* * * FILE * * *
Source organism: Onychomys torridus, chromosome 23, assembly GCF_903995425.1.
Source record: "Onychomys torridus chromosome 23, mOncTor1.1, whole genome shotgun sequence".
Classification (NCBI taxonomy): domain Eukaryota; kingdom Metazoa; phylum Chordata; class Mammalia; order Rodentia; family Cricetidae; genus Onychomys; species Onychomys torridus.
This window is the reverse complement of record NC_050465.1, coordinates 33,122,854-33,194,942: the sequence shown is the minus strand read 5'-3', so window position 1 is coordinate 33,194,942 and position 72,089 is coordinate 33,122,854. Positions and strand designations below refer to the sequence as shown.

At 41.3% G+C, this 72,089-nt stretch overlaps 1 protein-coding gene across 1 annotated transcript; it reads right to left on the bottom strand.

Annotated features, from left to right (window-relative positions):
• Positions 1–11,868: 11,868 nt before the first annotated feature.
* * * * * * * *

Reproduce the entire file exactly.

Source organism: Onychomys torridus, chromosome 23, assembly GCF_903995425.1.
Source record: "Onychomys torridus chromosome 23, mOncTor1.1, whole genome shotgun sequence".
Classification (NCBI taxonomy): domain Eukaryota; kingdom Metazoa; phylum Chordata; class Mammalia; order Rodentia; family Cricetidae; genus Onychomys; species Onychomys torridus.
This window is the reverse complement of record NC_050465.1, coordinates 33,122,854-33,194,942: the sequence shown is the minus strand read 5'-3', so window position 1 is coordinate 33,194,942 and position 72,089 is coordinate 33,122,854. Positions and strand designations below refer to the sequence as shown.

At 41.3% G+C, this 72,089-nt stretch overlaps 1 protein-coding gene across 1 annotated transcript; it reads right to left on the bottom strand.

Annotated features, from left to right (window-relative positions):
• Positions 1–11,868: 11,868 nt before the first annotated feature.